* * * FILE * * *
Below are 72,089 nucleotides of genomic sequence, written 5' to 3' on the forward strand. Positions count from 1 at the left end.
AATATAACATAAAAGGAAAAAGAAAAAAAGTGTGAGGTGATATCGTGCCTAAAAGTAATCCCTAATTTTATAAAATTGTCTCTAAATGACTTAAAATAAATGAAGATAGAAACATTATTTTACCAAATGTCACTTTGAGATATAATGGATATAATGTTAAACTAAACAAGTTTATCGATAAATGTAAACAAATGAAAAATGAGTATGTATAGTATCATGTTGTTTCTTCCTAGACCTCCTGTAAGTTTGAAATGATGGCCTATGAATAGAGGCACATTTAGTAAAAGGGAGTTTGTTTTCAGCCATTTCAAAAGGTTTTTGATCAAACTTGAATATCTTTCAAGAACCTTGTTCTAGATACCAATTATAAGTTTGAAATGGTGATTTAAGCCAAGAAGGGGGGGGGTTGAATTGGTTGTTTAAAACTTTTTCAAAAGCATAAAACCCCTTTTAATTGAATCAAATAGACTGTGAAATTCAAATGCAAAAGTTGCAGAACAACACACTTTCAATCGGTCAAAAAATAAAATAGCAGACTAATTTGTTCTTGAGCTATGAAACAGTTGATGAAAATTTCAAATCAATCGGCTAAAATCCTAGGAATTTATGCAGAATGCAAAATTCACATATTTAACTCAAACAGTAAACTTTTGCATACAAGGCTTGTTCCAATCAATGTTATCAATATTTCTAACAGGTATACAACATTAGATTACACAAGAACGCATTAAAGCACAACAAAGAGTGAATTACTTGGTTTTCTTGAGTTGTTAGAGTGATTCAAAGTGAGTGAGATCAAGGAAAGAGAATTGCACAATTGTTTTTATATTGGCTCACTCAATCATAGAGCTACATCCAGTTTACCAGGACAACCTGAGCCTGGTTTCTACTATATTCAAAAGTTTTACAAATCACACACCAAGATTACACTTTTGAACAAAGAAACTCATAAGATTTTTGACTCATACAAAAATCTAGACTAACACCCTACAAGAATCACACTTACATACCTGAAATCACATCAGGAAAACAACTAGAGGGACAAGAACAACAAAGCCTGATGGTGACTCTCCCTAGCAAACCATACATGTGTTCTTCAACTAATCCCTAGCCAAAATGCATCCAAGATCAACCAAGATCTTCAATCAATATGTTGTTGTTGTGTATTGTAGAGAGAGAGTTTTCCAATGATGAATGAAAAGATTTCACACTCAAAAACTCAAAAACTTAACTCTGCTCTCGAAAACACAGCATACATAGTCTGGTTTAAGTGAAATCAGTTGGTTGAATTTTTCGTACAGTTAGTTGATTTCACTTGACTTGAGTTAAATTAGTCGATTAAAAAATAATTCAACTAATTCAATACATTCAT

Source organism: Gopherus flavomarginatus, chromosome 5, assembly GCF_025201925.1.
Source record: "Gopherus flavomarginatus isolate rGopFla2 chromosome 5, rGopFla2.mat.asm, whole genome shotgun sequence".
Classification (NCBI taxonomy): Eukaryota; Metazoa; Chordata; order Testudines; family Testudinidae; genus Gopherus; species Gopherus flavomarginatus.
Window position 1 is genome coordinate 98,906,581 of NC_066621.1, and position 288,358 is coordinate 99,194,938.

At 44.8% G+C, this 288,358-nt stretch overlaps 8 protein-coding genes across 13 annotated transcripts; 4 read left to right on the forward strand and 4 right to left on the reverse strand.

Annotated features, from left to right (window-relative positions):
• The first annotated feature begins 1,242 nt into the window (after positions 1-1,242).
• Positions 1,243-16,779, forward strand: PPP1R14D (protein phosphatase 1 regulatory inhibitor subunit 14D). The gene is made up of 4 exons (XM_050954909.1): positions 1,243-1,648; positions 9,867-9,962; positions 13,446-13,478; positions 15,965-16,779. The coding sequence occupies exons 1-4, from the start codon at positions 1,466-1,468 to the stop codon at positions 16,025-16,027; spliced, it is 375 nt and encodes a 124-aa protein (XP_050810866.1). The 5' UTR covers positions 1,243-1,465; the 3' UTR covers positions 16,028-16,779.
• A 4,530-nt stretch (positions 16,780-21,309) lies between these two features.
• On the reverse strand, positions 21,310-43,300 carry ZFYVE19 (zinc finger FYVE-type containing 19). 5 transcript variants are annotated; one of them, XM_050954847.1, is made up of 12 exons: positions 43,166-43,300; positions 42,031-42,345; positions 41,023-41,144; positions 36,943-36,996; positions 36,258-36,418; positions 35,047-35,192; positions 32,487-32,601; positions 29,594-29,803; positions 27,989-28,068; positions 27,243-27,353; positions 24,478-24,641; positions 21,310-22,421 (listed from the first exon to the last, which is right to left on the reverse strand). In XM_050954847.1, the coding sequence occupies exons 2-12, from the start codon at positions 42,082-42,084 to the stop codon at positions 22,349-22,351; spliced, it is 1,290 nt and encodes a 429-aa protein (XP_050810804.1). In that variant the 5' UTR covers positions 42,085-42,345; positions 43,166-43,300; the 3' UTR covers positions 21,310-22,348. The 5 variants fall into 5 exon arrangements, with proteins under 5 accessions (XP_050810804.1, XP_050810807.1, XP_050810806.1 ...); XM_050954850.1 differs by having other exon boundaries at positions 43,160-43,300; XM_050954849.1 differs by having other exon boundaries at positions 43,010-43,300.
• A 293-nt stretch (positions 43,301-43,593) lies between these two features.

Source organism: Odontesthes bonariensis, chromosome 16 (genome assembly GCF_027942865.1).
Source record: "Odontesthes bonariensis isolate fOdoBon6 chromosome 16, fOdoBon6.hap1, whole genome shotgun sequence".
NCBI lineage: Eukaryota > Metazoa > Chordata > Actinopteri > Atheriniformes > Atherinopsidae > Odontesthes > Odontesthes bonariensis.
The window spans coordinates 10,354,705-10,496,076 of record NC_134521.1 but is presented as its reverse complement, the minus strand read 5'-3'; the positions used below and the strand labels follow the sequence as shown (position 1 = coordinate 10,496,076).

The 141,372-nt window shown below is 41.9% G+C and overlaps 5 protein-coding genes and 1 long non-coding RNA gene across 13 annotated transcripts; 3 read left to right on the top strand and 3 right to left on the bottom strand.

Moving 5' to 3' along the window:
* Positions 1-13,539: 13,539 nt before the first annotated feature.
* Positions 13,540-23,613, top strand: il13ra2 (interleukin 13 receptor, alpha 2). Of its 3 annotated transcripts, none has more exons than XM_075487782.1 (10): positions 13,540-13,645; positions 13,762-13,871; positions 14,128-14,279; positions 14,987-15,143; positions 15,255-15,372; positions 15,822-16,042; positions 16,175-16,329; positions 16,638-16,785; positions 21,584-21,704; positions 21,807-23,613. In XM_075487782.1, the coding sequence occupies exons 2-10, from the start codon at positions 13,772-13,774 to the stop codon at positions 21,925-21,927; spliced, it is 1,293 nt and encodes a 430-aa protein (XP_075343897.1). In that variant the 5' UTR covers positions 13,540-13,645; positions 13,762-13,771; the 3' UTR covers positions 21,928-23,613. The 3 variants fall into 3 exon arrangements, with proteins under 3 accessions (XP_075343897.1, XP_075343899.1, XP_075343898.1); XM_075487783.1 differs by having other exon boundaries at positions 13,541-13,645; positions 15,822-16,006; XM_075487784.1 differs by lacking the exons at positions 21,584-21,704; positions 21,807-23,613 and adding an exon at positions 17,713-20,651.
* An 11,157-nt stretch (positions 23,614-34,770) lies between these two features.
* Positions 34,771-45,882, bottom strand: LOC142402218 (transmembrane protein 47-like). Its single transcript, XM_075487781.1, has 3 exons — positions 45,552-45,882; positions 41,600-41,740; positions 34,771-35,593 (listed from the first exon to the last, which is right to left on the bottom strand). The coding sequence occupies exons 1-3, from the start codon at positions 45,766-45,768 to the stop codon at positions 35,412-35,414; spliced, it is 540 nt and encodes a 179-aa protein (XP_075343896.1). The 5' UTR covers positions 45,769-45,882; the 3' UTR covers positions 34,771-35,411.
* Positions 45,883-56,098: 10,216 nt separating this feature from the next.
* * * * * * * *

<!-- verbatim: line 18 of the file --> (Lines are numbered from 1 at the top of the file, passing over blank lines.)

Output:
The 141,372-nt window shown below is 41.9% G+C and overlaps 5 protein-coding genes and 1 long non-coding RNA gene across 13 annotated transcripts; 3 read left to right on the top strand and 3 right to left on the bottom strand.